AP

Rice fields dry up as Italy’s drought lingers on

Jun 28, 2022, 8:30 PM | Updated: Jun 29, 2022, 9:06 am

Rice farmer Giovanni Daghetta handles a dewatering pump from a tractor to get water from a channel ...

Rice farmer Giovanni Daghetta handles a dewatering pump from a tractor to get water from a channel to a completely dried rice field, in Mortara, Lomellina area, Italy, Monday, June 27, 2022. The worst drought Italy has faced in 70 years is thirsting paddy fields in the river Po valley and jeopardizing the harvest of the premium rice used for risotto. (AP Photo/Luca Bruno)

(AP Photo/Luca Bruno)

MORTARA, Italy (AP) — The worst drought Italy has faced in 70 years is thirsting paddy fields in the river Po valley and jeopardizing the harvest of the premium rice used for risotto.

Italy’s largest river is turning into a long stretch of sand due to the lack of rain, leaving the Lomellina rice flats — nestled between the river Po and the Alps — without the necessary water to flood the paddies.

“Normally this field is supposed to be flooded with 2 to 5 centimeters (0.8 to 2 inches) of water, but now it seems to be on a sandy beach,” said rice farmer Giovanni Daghetta, as he walked through the dying rice fields in the town of Mortara. Farmers there have been producing the famed Arborio rice for centuries: the wide grains of this local variety are perfect for absorbing the flavors of risotto dishes.

According to the United Nations Food and Agriculture Organization, drought stress is the most damaging factor for rice, especially in the early stages of its growth. Heat waves, like those repeatedly hitting Italy with peaks of 40 degrees Celsius (104 Fahrenheit), can significantly reduce the yield of surviving rice.

“This paddy hasn’t been irrigated for two weeks now, and 90% of the plants have already fully dried,” said Daghetta. “The remaining 10%, that are still slightly green urgently need to be submerged with water within two or three days.” But with more dry days forecast ahead, Daghetta had little hope that would happen.

The lack of rainfall has brought governors of various Italian regions to declare a state of emergency in order to conserve water and coordinate the management of minimal resources.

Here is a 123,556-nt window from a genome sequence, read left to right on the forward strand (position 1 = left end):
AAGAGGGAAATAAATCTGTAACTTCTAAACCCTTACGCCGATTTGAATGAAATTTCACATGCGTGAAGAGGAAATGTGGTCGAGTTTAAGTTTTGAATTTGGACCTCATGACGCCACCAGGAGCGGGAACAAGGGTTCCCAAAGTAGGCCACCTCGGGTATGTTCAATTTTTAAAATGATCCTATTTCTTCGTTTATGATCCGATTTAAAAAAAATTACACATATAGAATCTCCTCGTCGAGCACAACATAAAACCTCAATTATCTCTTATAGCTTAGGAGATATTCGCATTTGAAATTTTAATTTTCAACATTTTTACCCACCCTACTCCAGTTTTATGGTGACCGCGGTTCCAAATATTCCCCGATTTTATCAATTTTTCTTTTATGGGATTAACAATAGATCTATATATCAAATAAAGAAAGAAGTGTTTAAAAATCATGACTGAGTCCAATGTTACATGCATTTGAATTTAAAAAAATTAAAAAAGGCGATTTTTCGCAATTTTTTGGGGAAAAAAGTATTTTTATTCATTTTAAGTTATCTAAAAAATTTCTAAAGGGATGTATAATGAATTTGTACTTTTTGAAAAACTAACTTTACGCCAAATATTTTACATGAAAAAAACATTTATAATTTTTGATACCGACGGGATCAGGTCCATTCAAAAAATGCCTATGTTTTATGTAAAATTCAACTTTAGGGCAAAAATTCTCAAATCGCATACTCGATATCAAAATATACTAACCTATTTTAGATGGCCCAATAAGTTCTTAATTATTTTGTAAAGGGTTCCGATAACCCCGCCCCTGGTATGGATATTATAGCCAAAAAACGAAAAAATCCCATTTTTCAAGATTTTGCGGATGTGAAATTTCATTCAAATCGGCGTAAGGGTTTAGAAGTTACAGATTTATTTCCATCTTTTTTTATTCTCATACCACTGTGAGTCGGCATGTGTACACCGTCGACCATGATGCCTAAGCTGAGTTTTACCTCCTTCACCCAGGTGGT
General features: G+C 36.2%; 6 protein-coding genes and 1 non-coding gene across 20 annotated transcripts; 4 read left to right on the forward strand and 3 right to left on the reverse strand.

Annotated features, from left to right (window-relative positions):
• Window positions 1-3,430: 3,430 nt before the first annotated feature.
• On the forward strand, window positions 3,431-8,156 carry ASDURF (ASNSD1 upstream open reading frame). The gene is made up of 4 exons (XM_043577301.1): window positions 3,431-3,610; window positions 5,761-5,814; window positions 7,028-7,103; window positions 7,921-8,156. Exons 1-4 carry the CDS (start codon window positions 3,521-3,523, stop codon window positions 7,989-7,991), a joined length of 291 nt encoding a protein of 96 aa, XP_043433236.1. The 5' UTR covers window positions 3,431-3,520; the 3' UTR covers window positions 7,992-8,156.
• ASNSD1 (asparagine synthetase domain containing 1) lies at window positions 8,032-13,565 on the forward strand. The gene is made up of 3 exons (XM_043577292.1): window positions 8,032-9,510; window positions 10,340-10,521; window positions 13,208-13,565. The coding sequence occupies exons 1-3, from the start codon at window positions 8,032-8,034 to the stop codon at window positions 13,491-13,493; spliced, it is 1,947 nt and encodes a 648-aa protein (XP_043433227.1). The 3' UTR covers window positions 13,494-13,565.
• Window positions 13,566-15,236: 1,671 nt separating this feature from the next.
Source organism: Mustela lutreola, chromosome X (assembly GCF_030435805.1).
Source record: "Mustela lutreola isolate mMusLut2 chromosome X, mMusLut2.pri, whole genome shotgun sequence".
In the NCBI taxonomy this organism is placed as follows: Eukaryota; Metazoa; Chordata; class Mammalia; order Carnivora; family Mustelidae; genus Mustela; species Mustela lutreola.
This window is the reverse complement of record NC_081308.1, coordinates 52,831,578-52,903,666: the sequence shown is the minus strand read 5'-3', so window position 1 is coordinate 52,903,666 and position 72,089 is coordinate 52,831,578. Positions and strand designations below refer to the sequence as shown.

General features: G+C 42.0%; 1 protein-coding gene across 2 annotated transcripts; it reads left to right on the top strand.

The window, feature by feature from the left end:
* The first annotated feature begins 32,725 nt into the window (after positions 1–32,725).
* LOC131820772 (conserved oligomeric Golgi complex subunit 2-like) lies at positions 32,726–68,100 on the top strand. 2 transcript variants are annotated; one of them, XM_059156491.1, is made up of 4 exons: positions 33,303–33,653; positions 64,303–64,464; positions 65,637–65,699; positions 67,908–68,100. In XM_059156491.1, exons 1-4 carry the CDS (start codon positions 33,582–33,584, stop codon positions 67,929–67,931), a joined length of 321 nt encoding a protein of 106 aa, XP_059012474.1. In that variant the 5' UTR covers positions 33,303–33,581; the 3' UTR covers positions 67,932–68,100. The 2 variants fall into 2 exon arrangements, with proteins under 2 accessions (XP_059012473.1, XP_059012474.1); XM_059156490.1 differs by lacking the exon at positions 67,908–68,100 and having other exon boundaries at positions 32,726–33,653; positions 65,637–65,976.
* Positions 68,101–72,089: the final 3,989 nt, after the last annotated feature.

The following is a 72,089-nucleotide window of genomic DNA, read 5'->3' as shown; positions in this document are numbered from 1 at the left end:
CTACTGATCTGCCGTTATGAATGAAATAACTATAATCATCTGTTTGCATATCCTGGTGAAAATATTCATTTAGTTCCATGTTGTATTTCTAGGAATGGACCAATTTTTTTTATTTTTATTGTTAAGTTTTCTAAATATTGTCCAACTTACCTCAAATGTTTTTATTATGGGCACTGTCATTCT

The region’s main water sources, the rivers Po and Dora Baltea, are eight times lower than the average seasonal levels, according to the West Sesia irrigation association, which regulates water distribution through the maze of channels which snake through the rice fields.

“From the river Po, we were supposed to receive a flow rate of 160,000 liters (42,270 gallons) per second, while we currently have an approximate flow rate between 30,000 and 60,000 liters (7,925 to 15,850 gallons) per second,” said Stefano Bondesa, president of the West Sesia association.

As a result of the water shortage, Bondesa was forced to take a few unpopular decisions, recently ruling to stop irrigating poplars, fruit trees and second crops to give priority to rice.

Tensions are starting to arise between upstream and downstream regions along the river basin and between hydroelectric plants and farmers who are all vying for the same dwindling resource. It’s feared larger conflicts could be next if rainfall doesn’t relieve empty Italian reservoirs soon.

Even Italy’s wealthiest city is feeling the effects of drought. The mayor of Milan signed an ordinance Saturday turning off the spigots of public decorative fountains to save water.

Milan’s Archbishop, Mario Delpini, made a pilgrimage on Saturday to pray for “the gift of rain.” Delpini visited three churches that serve the farming communities on the outskirts of Milan. He recited the Rosary and used holy water to bless a field in front of the St. Martin Olearo di Mediglia church.

It seemed his prayers were at least partially heard on Tuesday as Milan and part of northern Italy were temporarily relieved by several scattered showers.

But most areas are continuing to worsen. Among the stretch of sand between the Po and Ticino rivers, a river-bed-turned-beach has attracted local residents looking for a sunbathing spot.